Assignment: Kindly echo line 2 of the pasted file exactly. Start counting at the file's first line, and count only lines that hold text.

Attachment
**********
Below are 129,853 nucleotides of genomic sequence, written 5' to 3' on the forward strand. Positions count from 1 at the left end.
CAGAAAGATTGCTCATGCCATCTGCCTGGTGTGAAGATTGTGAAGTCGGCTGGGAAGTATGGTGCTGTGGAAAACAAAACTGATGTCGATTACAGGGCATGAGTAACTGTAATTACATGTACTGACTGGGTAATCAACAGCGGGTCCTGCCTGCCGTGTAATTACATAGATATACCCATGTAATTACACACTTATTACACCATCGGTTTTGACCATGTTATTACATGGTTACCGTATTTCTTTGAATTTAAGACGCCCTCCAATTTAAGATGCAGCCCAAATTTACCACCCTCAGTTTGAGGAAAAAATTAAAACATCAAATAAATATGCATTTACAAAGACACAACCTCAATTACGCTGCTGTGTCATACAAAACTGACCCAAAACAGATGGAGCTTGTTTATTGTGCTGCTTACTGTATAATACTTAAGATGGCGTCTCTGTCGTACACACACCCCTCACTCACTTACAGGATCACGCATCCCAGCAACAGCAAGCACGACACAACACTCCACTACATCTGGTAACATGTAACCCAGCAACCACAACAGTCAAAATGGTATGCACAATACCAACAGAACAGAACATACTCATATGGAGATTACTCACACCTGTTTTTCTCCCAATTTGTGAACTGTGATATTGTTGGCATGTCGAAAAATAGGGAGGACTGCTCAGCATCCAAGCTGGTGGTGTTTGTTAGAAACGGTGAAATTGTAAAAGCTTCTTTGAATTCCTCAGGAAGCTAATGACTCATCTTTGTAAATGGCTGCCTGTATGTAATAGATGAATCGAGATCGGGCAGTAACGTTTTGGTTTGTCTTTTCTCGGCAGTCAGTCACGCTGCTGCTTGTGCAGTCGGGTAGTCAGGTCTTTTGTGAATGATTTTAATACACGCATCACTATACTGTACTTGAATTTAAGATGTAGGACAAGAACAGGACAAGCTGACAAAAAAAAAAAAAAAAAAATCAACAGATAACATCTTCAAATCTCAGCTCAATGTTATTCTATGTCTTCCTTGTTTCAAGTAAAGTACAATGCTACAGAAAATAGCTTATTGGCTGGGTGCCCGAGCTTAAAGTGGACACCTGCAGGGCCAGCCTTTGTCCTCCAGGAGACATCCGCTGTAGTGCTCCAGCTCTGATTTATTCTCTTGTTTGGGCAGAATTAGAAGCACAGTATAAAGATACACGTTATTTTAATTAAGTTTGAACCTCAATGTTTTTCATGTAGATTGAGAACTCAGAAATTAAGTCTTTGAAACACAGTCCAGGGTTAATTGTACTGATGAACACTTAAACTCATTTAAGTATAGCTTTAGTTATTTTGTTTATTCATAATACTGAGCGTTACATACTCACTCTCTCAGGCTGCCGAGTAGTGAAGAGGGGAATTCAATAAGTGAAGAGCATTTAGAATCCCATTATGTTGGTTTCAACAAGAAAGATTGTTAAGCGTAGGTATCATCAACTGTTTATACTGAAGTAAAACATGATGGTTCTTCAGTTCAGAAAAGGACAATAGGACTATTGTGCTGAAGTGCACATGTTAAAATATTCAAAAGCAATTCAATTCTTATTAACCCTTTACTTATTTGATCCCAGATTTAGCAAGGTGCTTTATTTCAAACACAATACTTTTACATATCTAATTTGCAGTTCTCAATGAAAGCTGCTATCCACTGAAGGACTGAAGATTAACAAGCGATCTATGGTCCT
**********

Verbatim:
CAGAAAGATTGCTCATGCCATCTGCCTGGTGTGAAGATTGTGAAGTCGGCTGGGAAGTATGGTGCTGTGGAAAACAAAACTGATGTCGATTACAGGGCATGAGTAACTGTAATTACATGTACTGACTGGGTAATCAACAGCGGGTCCTGCCTGCCGTGTAATTACATAGATATACCCATGTAATTACACACTTATTACACCATCGGTTTTGACCATGTTATTACATGGTTACCGTATTTCTTTGAATTTAAGACGCCCTCCAATTTAAGATGCAGCCCAAATTTACCACCCTCAGTTTGAGGAAAAAATTAAAACATCAAATAAATATGCATTTACAAAGACACAACCTCAATTACGCTGCTGTGTCATACAAAACTGACCCAAAACAGATGGAGCTTGTTTATTGTGCTGCTTACTGTATAATACTTAAGATGGCGTCTCTGTCGTACACACACCCCTCACTCACTTACAGGATCACGCATCCCAGCAACAGCAAGCACGACACAACACTCCACTACATCTGGTAACATGTAACCCAGCAACCACAACAGTCAAAATGGTATGCACAATACCAACAGAACAGAACATACTCATATGGAGATTACTCACACCTGTTTTTCTCCCAATTTGTGAACTGTGATATTGTTGGCATGTCGAAAAATAGGGAGGACTGCTCAGCATCCAAGCTGGTGGTGTTTGTTAGAAACGGTGAAATTGTAAAAGCTTCTTTGAATTCCTCAGGAAGCTAATGACTCATCTTTGTAAATGGCTGCCTGTATGTAATAGATGAATCGAGATCGGGCAGTAACGTTTTGGTTTGTCTTTTCTCGGCAGTCAGTCACGCTGCTGCTTGTGCAGTCGGGTAGTCAGGTCTTTTGTGAATGATTTTAATACACGCATCACTATACTGTACTTGAATTTAAGATGTAGGACAAGAACAGGACAAGCTGACAAAAAAAAAAAAAAAAAAATCAACAGATAACATCTTCAAATCTCAGCTCAATGTTATTCTATGTCTTCCTTGTTTCAAGTAAAGTACAATGCTACAGAAAATAGCTTATTGGCTGGGTGCCCGAGCTTAAAGTGGACACCTGCAGGGCCAGCCTTTGTCCTCCAGGAGACATCCGCTGTAGTGCTCCAGCTCTGATTTATTCTCTTGTTTGGGCAGAATTAGAAGCACAGTATAAAGATACACGTTATTTTAATTAAGTTTGAACCTCAATGTTTTTCATGTAGATTGAGAACTCAGAAATTAAGTCTTTGAAACACAGTCCAGGGTTAATTGTACTGATGAACACTTAAACTCATTTAAGTATAGCTTTAGTTATTTTGTTTATTCATAATACTGAGCGTTACATACTCACTCTCTCAGGCTGCCGAGTAGTGAAGAGGGGAATTCAATAAGTGAAGAGCATTTAGAATCCCATTATGTTGGTTTCAACAAGAAAGATTGTTAAGCGTAGGTATCATCAACTGTTTATACTGAAGTAAAACATGATGGTTCTTCAGTTCAGAAAAGGACAATAGGACTATTGTGCTGAAGTGCACATGTTAAAATATTCAAAAGCAATTCAATTCTTATTAACCCTTTACTTATTTGATCCCAGATTTAGCAAGGTGCTTTATTTCAAACACAATACTTTTACATATCTAATTTGCAGTTCTCAATGAAAGCTGCTATCCACTGAAGGACTGAAGATTAACAAGCGATCTATGGTCCT